But starting in 2023, SEP and SIMPLE IRAs can both be used for Roth contributions. This is a big change for business owners and employees that work for smaller businesses.

Although individuals technically have the ability to create Roth SIMPLE and separate accounts beginning January 1, 2023, as discussed above, it will likely take some time to amend plans and implement the procedures necessary to allow for these contributions.

  • Pro tip: Be sure to discuss this Roth option with clients to ensure that they amend their plan to allow for these newer Roth options. And help assess the benefits to your client.

5. No RMDs for employer Roth accounts

Effective in 2024, RMDs will be eliminated from Roth 401(k), 403(b) and 457(b) plans. Beginning in 2024, Roth accounts in employer retirement plans will no longer require RMDs. In the past, employer plan Roth accounts were subject to regular RMD rules, making them subject to RMDs beginning at age 72.

This provision created a headache for those with employer Roth accounts, essentially guaranteeing the rollover to a Roth IRA so as to avoid the RMDs. Now, financial advisors will need to make a stronger case to encourage those rollovers out of employer plans, perhaps discussing tax planning and distribution guidance.

  • Pro tip: It appears as if all RMD’s are eliminated from all employer Roth accounts, even if those RMDs have been taken in previous years. Thus, it appears as if you may be able to counsel your clients to stop RMDs from employer retirement accounts.

The SECURE 2.0 Act contains 92 new provisions to promote savings, boost incentives for businesses, and offer more flexibility to those saving for retirement. Because of its recent passage at the end of 2022, many practitioners may not have had time to digest the myriad provisions or determine a course of action. We discuss the above five main provisions related to Roth accounts and specific actions to be taking with clients so that they can benefit.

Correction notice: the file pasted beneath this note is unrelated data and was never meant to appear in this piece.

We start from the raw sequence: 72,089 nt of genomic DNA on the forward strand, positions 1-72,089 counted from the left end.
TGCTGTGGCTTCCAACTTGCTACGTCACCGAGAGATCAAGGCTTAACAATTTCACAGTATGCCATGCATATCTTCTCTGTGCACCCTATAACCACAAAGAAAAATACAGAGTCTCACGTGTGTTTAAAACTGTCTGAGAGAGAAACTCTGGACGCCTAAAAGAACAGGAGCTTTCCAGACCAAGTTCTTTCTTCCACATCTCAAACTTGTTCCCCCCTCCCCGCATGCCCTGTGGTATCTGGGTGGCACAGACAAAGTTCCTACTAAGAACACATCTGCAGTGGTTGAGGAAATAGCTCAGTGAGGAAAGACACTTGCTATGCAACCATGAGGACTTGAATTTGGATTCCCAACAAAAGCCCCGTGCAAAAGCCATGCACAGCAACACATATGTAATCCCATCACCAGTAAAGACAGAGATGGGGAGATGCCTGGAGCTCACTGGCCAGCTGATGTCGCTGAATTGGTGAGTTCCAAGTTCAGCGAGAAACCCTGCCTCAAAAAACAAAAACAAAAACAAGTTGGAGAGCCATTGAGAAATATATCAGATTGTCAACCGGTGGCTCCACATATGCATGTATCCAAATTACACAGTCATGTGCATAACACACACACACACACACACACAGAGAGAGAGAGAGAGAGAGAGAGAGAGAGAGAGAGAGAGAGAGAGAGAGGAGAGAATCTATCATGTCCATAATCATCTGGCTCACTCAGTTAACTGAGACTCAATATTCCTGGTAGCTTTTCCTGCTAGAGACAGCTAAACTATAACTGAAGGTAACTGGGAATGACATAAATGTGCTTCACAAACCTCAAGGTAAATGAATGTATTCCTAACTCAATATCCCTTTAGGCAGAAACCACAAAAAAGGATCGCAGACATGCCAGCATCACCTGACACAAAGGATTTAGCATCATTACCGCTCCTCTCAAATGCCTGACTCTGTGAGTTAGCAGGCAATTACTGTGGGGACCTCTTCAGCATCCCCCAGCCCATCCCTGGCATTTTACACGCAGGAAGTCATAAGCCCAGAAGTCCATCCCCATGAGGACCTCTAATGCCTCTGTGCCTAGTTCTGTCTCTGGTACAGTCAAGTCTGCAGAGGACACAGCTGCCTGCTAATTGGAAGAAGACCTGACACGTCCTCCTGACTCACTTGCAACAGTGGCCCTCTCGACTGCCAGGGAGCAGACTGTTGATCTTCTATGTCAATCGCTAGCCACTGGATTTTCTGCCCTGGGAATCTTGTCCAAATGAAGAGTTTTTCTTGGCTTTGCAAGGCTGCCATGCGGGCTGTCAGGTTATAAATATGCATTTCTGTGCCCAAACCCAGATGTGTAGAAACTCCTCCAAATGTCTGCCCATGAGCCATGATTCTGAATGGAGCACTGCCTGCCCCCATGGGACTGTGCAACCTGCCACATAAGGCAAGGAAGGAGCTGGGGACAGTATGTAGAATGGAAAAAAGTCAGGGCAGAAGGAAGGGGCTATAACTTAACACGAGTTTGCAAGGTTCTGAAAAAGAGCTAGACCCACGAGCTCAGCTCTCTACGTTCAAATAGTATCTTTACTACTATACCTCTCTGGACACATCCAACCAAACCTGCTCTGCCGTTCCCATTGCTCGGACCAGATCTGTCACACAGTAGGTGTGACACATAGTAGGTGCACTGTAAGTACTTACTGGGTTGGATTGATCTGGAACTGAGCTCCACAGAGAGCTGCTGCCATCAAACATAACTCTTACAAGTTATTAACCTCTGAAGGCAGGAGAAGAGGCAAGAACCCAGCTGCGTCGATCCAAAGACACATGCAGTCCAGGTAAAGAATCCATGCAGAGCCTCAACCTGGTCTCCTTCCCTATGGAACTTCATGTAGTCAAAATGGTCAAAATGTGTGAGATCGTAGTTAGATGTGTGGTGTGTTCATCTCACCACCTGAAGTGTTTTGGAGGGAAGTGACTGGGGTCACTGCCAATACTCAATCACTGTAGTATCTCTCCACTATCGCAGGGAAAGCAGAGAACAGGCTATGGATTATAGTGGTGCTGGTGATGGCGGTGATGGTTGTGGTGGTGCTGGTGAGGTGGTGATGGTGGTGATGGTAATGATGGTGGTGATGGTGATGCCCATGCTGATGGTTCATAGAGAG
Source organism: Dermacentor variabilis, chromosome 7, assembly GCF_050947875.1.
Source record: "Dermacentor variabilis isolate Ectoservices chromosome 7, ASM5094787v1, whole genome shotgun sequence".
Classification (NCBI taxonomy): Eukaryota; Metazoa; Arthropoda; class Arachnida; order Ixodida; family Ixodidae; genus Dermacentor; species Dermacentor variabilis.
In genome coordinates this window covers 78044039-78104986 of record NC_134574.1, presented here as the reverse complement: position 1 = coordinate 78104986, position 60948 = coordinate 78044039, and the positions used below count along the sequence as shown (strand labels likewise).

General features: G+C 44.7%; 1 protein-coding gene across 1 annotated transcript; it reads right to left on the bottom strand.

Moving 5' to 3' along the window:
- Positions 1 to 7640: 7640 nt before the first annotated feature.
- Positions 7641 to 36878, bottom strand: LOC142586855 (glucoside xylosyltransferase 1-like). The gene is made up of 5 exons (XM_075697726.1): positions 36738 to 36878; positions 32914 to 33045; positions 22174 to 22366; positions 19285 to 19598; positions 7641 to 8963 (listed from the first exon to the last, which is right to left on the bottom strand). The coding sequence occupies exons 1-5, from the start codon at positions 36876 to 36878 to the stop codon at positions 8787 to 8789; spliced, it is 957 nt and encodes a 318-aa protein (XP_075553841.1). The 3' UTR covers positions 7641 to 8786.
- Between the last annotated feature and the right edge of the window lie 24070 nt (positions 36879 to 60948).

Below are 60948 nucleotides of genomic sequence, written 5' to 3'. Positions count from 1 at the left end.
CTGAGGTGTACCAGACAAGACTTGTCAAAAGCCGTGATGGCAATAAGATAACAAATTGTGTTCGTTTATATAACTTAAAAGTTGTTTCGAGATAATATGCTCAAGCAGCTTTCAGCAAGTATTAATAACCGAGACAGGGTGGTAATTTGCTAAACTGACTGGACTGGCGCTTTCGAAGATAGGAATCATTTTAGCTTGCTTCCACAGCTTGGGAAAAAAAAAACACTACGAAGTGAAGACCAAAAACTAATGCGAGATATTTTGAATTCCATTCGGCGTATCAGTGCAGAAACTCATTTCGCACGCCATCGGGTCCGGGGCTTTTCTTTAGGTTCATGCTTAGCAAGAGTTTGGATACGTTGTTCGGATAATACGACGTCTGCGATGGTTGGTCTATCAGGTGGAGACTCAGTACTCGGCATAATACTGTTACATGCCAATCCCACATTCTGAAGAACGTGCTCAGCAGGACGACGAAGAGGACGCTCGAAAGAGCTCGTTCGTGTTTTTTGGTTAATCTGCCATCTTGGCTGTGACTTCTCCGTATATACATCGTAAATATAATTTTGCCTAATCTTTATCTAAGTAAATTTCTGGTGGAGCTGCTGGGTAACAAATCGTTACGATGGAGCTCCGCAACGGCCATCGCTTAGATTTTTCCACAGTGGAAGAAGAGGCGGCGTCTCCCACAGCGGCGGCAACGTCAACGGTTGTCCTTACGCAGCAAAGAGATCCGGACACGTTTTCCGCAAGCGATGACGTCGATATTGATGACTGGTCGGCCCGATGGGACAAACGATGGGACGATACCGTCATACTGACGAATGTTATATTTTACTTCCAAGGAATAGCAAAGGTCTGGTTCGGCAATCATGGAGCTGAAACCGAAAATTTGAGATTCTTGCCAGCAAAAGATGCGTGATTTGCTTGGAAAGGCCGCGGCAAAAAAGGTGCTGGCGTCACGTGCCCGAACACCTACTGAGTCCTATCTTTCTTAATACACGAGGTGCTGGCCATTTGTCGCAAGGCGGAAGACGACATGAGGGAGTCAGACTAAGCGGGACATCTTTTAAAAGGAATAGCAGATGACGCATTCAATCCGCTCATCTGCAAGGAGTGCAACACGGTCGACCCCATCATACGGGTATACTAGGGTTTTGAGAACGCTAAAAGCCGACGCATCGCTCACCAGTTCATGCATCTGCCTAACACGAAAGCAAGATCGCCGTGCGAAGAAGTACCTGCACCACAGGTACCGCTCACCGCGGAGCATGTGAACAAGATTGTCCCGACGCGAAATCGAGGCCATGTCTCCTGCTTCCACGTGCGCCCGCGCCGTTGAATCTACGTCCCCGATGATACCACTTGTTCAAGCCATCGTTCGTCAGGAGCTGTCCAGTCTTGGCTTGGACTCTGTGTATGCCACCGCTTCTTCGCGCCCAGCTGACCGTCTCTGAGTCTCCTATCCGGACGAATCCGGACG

Debra Taylor, CPA/PFS, JD, CDFA, is the principal and founder of Taylor Financial Group, LLC, a wealth management firm in Franklin Lakes, N.J. Debra has won many industry honors and is the author of My Journey to $1 Million: The Systems and Processes to Get You There, a book about industry best practices. She is also a co-creator of the Savvy Tax Planning program.



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Securities offered through Parkland Securities, LLC, member FINRA ( and SIPC ( Investment Advisory services offered through SPC, a Registered Investment Advisor. Lockwood Financial Strategies, LLC is independent of Parkland Securities, LLC and SPC


Securities offered through Parkland Securities, LLC, member FINRA/SIPC.